Regarding Bruce Wark's righteous indignation about Canada's military keeping journalists on a tight leash in Afghanistan:
How naive. Does Mr. Wark really believe that the military should let journalists run willy nilly around a war zone reporting whatever they damn well please? Has he never heard of the phrase "Loose lips sink ships"?
"That secrecy is part of a calculated campaign to filter what Canadians learn about our role in a bloody and fruitless war that we have now pledged to fight for at least another three-and-a-half years. The aim is to restrict coverage so that Canadians get a sanitized version of the fighting told from the military's point of view. It's propaganda that would make Pentagon spinmeisters glow with pride," opines Wark.
Is Wark implying that the military is interested in prolonging the war in Afghanistan? Does he believe military officials don't want people to know how crazy it is over there, that they don't mind sending Canadian soldiers home in caskets?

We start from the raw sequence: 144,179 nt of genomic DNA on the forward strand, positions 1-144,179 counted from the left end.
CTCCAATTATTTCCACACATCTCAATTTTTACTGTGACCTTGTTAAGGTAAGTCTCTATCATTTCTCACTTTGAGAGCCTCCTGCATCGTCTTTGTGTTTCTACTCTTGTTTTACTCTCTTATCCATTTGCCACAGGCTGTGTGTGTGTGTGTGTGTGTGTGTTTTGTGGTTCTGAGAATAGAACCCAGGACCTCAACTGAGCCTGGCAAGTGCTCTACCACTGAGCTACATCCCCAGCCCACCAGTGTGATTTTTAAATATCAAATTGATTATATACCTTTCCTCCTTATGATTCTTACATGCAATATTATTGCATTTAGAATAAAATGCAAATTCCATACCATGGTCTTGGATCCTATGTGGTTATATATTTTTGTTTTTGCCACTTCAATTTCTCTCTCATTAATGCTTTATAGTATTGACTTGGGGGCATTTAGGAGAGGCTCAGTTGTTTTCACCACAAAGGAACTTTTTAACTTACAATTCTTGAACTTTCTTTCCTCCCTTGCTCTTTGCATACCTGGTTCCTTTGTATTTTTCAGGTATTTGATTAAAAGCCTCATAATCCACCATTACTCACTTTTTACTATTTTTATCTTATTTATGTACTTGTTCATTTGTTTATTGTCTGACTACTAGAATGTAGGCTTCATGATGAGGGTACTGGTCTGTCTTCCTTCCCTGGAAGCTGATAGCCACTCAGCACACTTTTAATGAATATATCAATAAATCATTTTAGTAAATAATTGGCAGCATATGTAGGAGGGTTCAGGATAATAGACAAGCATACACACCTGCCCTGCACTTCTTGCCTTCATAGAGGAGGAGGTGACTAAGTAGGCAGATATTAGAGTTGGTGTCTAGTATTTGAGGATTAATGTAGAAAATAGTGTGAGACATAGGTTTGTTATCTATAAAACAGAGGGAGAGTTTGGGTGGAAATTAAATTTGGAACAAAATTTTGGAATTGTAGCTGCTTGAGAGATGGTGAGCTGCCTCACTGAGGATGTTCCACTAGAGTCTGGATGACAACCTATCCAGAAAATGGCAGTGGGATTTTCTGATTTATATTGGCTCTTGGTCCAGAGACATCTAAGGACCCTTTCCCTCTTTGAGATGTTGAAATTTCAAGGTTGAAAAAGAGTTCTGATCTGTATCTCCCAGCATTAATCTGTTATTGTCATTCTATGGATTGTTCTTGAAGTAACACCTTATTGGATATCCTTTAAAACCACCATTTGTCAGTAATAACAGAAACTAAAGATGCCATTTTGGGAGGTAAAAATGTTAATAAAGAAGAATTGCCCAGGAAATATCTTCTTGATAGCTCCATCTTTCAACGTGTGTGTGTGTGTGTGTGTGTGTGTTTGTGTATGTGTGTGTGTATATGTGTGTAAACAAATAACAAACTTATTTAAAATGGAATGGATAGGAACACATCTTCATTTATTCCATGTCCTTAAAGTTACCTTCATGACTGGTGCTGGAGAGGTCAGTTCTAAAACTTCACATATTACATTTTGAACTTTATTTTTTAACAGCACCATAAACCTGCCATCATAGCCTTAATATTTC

The military controls information flow not to dupe the public back home but to ensure combat situations don't get compromised. There's no such thing as transparency in military operations and there never will be. It's not an affront to the public's right to know or a make work program for solidiers. It's a tactic, one that has been used for hundreds if not thousands of years.
Let's bring this down to a more personal level. I'm a former journalist married to a sailor. I agree with the public's right to know, but I also want my spouse to come home. When I weigh the two, the latter wins every time. Trust me, in this era of email and satellite phones, it's impossible for the military to censor the flow of information going back home. There would be nothing to stop my husband from blathering on about what he's doing, nothing except survival. How many times did I receive an email from my husband during a post 9/11 Gulf deployment that gave his location as "somewhere in the Gulf" or "location unknown". How many times was I told he wouldn't be able to send messages for a few days because of something they were doing or a nasty location?
In these cases I wasn't angry that I didn't know what was happening. I was scared, and waited until I got the next email.
And let's get one last point clear -- no matter what anyone thinks about the role of Canada's military in Afghanistan or anywhere else, military brass don't have the power to make those decisions. It's the government that ultimately decides if there's a deployment or not.
If there's involvement in a bloody and senseless war, don't take the anger out on the poor slobs fighting in it.
By Linda Hulme Colin